Spanish engineer crafts "world's smallest" V-12 engine
Anyone who appreciates the precision art of engine design ought to get a kick out of this offering from a Spanish engineer named Patelo. Starting with hunks of aluminum, bronze and stainless steel, he spent over 1200 hours designing, milling, turning and drilling what he claims is "probably" the world's smallest V12 engine. Powered by compressed air injection (0.1kg/sq cm), this little marvel boasts a total displacement of 12 cubic centimeters from its twelve 11.3 mm diameter pistons and works like a charm. Best of all, you can see it come together in the detailed video that follows.
Built primarily for educational purposes, Patelo has no plans for selling the mini-motors. In fact, seemingly to prove this lengthy exercise in metallic accuracy was truly a labor of love, he dedicated the engine to his four grandchildren. He crafted all 261 pieces of the engine from scratch, but drew the line with the 222 screws, which he purchased, presumably so he'd have at least a little time to spend with the grandkids.
Here's an English translation of the terms in the video in case you don't have a Spanish dictionary handy (watching it'll be nine minutes and change well-spent):
- Construimos el ciguenal: Building the crankshaft
- Comenzamos el montaje: Begin the installation
- Montamos el ciguenal en el bloque: Fit the crankshaft in the block
- Cojinete de apoyo del ciguenal: Crankshaft bearing support
- Taques: Tappets
- Arbol de levas: Camshaft
- Cojinete de apoyo del arbol de levas: Camshaft support bearing
- Engranajes de la distribucion: Timing gear
- Volante: Flywheel
- Cilindros: Cylinders
- Pistones: Pistons
- Comprobamos con un taladro que todo esta en orden: Check with a drill that everything is in order
- Culatas: Cylinder heads
- Balancines: Rockers
- Varillas de balancines: Rocker shafts
- Colectores de admision: Intake manifolds
- Colectores de escape: Exhaust manifolds
- Tapa de distribucion: Distribution cover
- Bombas de refrigeracion: Cooling pumps
- Enfriador de agua dulce: Fresh water cooler
- Filtro de admision: Inlet filter
- Pruebas de funcionamiento: Function tests
- Camara lenta: Slow motion
- Numero de piezas/tornillos: Number of pieces/screws
- Horas de trabajo: Hours of work
Maybe it's the music in the video but precision machining doesn't get much more exciting than this.
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But is it an engine if it runs on compressed air? I guess so if you consider the compressed air energy.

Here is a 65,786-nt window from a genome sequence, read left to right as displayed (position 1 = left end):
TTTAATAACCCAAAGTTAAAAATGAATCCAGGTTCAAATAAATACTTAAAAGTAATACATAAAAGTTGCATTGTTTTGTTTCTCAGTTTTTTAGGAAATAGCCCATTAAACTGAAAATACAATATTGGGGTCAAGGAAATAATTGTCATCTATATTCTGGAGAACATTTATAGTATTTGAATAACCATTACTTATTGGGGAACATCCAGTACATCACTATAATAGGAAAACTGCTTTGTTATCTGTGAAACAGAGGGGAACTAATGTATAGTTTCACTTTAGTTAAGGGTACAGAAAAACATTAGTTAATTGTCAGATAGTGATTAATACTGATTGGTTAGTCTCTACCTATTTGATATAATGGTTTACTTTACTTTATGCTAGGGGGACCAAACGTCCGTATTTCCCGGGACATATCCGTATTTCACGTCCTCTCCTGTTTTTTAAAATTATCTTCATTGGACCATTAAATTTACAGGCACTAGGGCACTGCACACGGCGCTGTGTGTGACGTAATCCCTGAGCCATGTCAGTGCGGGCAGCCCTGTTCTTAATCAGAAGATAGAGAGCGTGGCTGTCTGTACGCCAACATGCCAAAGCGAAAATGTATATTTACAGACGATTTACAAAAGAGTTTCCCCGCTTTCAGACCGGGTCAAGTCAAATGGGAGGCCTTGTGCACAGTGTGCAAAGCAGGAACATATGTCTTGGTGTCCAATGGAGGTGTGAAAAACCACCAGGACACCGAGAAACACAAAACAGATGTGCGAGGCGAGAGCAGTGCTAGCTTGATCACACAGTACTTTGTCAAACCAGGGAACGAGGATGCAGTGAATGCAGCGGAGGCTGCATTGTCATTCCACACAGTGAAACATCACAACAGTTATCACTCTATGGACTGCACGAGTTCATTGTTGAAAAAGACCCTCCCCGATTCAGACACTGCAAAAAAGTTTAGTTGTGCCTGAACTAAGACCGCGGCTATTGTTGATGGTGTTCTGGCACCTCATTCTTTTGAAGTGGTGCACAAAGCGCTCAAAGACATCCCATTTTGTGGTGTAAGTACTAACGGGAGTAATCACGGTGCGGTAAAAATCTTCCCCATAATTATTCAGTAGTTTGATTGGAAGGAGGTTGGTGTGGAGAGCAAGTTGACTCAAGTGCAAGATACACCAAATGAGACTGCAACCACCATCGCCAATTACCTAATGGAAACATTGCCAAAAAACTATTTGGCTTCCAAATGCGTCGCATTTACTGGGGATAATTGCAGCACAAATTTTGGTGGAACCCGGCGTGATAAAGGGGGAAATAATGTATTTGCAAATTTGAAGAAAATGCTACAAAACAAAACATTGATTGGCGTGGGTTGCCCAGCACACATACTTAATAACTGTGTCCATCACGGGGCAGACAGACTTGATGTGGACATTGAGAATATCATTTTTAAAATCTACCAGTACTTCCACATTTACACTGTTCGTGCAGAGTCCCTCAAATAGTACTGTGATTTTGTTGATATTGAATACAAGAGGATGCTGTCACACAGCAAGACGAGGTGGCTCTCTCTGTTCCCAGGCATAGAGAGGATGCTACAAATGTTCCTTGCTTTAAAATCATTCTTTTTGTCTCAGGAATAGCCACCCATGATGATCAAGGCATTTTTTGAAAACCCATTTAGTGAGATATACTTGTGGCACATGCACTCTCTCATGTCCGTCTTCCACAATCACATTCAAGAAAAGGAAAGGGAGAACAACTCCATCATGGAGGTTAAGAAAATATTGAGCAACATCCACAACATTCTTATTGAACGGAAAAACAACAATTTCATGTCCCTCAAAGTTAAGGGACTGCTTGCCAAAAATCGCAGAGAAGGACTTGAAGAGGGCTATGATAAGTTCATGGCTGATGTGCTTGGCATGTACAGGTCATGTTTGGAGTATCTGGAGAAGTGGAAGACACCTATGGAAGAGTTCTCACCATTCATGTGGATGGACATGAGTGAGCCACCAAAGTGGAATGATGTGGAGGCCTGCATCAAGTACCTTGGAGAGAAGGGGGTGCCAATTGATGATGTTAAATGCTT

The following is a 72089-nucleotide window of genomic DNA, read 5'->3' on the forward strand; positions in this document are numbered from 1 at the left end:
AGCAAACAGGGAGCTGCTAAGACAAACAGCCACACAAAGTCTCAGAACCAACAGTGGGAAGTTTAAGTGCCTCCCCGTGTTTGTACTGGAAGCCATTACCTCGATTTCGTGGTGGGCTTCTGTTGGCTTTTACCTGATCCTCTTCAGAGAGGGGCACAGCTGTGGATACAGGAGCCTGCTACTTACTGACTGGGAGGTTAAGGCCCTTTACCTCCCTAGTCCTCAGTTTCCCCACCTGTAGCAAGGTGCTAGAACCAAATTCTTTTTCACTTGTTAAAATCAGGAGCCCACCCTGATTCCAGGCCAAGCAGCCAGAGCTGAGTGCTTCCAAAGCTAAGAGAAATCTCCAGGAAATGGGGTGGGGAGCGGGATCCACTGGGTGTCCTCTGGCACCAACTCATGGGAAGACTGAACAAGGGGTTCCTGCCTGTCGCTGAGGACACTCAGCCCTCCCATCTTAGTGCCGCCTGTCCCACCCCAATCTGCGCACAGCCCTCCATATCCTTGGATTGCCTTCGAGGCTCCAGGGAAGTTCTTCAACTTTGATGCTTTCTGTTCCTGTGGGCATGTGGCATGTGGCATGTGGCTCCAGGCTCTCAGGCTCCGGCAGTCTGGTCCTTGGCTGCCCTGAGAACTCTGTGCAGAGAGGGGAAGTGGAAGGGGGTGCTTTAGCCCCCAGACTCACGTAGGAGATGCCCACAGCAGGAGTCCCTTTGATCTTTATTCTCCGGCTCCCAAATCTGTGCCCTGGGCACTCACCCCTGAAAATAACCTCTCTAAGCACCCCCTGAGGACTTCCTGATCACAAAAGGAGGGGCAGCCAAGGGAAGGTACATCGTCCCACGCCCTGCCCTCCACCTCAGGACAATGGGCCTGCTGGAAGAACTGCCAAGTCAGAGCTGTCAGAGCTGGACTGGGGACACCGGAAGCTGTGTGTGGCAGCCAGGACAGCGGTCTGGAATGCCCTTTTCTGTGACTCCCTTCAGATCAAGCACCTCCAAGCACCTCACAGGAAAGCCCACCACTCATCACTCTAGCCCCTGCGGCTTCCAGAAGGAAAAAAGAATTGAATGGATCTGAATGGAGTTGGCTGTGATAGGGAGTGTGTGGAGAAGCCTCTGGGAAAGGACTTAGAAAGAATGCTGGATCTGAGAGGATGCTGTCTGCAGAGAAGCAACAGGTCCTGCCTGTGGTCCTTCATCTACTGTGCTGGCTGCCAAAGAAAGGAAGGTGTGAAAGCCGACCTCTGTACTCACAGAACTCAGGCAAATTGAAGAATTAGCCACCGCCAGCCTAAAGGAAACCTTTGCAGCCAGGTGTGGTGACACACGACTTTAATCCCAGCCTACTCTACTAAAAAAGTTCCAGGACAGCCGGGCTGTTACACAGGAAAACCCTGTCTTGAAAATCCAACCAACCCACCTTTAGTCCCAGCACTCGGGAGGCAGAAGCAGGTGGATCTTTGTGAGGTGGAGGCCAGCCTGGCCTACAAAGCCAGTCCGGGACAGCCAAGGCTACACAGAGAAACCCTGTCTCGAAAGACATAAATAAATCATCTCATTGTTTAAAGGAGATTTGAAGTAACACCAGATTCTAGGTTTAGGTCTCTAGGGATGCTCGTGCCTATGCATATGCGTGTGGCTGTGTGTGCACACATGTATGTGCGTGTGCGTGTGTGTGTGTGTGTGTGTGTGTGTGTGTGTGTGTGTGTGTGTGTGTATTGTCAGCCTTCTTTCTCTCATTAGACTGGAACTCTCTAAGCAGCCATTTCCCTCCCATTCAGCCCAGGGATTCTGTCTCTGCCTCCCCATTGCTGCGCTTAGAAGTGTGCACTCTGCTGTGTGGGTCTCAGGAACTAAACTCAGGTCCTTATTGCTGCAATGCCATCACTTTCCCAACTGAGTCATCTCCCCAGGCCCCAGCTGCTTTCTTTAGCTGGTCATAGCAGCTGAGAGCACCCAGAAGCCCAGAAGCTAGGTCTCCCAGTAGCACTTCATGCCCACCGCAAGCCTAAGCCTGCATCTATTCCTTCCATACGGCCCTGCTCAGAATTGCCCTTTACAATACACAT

Still it would be really cool if he could make it an internal combustion engine of some kind.
Compressed air engine would be the only efficient type of engine at that small of a scale. the imperfections in designing millimeter scaled parts would not be able to withstand a true ICE. Real engines are made so precise, that none of the cylinders have any sort of gaps and whatnot, but when a piston is 11.3 mm diameter, the margin of error in them being perfect grows exponentially.
I don\'t see why he should stop there. It is possible, once Mr. Patelo has rested and been further motivated by public (us) applause, he could set about doing the impossible, making it a true ICE (maybe compression ignition, first). Lubrication with solids coatings, cooling with air (mechanical fan), etc. To acheive machining tolerances, much polishing & watchmaker technology.
In time to come (when everyone has gone electric) these could be auctioned off for huge sums. Mr. Patelo, thanks for inspiring us..
Yes, another fine work of engineering art, by Gizmag.
Also notice the complete lack of bearings anywhere but at the ends of the crank and camshafts. That wouldn\'t withstand running on fuel.
It\'s a very nice air motor, but not an engine.
The air-cooled version has a total 87cc capacity
Sounds great d;-)
The main problem with making a V12 I.C.E. engine of this size would be cooling. Air would not be effective enough as heat would build up between the cylinders, and in the main part of the block, where the air could not get to. This would limit the engine to running for only very brief periods.
Could an engine of this size be built with the jacketing needed to allow effective liquid cooling? I believe it could, but it would be well beyond my capabilities. :-)